Tribeca 2016: Five Questions for High-Rise DP Laurie Rose
Cinematographer Laurie Rose began his career as a feature film DP with Down Terrace, the debut film from British director Ben Wheatley. Rose has gone on to shoot all five of Wheatley’s features, including his latest, High-Rise. The first major adaptation of a J.G. Ballard novel since David Cronenberg’s Crash, High-Rise depicts a society in all-out decay. The film is set largely in a single apartment building, where tenants’ petty squabbles and decadent parties devolve into a hellish dystopian vision of mankind at its most feral. Below, Rose discusses his love of practical effects, his career with Wheatley, and how Andrew Bujalski’s Computer Chess inspired the film’s aesthetic. High-Rise will have its New York premiere at the Tribeca Film Festival this week.
Filmmaker: I imagine High-Rise represented an interesting challenge to film. Much of the building looks homogenous, but each floor is marked by the economic status of its tenants. How did you approach shooting the various levels of the building differently to give them each a distinctive look?
Rose: The homogeneity of the building was to our benefit in terms of physical build. The concrete buttressing was present throughout from the lobby to the penthouse, [which] gave us a real signature feel. The subtle interesting differences were done mainly with the dressing. We searched but the perfect building just didn’t exist anymore. We agreed that even if it did, the practicalities of filmmaking would have been prohibitively difficult.
So High-Rise I’d say was 95% built by production design. This was a new experience for me, getting involved in that process from the very beginning, where windows were and placing fixed practical lighting. One full apartment was built and redressed to represent four apartments on different floors and each floor had distinct differences based on status. We also dressed for the stages of breakdown.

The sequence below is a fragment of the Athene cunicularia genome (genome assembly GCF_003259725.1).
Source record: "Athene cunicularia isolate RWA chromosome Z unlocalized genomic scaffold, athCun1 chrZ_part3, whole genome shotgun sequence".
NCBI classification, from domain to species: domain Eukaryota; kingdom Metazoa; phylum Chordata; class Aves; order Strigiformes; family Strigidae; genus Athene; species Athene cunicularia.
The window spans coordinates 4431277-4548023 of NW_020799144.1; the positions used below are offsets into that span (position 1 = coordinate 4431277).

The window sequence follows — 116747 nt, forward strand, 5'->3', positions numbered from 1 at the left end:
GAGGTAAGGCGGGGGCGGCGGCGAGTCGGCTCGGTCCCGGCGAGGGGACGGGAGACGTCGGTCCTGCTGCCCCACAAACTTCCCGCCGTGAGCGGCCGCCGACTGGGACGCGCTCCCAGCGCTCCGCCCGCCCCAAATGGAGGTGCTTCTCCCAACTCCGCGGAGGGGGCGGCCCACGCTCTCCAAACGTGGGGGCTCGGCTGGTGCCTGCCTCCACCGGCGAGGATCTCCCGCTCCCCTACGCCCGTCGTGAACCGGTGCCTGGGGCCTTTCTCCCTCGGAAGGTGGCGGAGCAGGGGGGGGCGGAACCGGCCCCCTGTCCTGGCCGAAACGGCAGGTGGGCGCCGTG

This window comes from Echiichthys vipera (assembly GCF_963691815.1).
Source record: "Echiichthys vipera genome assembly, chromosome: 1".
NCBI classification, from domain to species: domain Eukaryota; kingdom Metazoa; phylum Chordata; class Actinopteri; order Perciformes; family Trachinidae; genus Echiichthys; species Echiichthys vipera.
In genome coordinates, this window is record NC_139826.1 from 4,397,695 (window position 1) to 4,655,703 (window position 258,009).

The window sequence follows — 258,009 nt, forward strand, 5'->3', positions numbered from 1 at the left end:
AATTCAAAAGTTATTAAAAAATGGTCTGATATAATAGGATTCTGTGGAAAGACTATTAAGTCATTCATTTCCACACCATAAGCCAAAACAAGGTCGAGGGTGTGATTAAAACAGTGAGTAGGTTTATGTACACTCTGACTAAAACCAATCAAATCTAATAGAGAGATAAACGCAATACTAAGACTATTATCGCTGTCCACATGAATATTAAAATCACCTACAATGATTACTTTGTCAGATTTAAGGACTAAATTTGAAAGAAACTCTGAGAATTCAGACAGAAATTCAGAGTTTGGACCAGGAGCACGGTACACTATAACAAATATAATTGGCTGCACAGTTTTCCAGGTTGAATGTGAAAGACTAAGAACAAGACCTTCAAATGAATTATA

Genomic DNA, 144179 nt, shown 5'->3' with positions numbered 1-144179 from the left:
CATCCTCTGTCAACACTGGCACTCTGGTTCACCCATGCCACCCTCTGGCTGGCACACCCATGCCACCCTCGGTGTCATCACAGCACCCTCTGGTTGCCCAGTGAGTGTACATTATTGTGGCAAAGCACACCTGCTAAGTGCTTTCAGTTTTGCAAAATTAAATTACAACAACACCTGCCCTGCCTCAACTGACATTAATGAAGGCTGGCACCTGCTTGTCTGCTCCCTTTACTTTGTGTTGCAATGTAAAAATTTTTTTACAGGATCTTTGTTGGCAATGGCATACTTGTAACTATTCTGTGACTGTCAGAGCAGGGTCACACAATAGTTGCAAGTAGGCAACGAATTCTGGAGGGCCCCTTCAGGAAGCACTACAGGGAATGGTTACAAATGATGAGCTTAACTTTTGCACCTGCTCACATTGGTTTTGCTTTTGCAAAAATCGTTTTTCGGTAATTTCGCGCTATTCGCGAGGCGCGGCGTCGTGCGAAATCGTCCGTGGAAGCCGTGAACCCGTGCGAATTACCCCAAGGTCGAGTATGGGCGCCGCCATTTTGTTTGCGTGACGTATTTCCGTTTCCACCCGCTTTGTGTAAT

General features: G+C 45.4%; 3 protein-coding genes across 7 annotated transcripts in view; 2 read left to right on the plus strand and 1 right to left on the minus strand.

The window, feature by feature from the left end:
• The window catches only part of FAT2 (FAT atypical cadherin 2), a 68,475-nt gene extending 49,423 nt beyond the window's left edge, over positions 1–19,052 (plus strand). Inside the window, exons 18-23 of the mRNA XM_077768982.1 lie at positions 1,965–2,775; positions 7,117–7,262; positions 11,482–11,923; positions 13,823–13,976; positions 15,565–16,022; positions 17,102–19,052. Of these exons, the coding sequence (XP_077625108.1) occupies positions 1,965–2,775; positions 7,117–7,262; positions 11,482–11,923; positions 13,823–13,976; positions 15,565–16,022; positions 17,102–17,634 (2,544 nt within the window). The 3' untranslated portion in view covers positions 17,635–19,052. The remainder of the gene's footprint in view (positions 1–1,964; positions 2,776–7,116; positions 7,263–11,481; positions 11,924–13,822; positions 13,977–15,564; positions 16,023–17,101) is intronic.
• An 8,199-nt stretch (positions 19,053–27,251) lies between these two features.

The Wilders, Laing and Charlotte’s on 25 and 26, respectively, and Talbots. We did Talbot’s power-cut party last — and incidentally had to shoot the degraded version first. Because we got to it last we felt we’d seen the apartment before and that even a significant redress might not have given us enough variation. So we came up with the idea of flopping the whole apartment, supposing it could’ve been on an opposite corner of the high rise. We printed bottle labels in reverse and changed hair partings over, and we monitored a flopped image. It made the apartment feel completely different; I can recommend it as a device.
Filmmaker: One of the characters within the film, Richard Wilder, is making a documentary about the high rise. I’m curious how this footage was captured. Did you let Luke Evans run wild with a film camera?
Rose: Ben and I had seen an article about a film called Computer Chess, which had been shot entirely on period analogue video cameras. Wilder is a documentary filmmaker in the story, and so Ben went about finding period cameras on eBay, and some them even worked! We got a technician to adapt one of them with useable power and an output and the picture was just incredible — smeary, distorted, basically black and white. Luke got some cool footage from it but after some mishaps — it was a delicate and temperamental device — we ended up with a few precious shots, just enough to tell the story.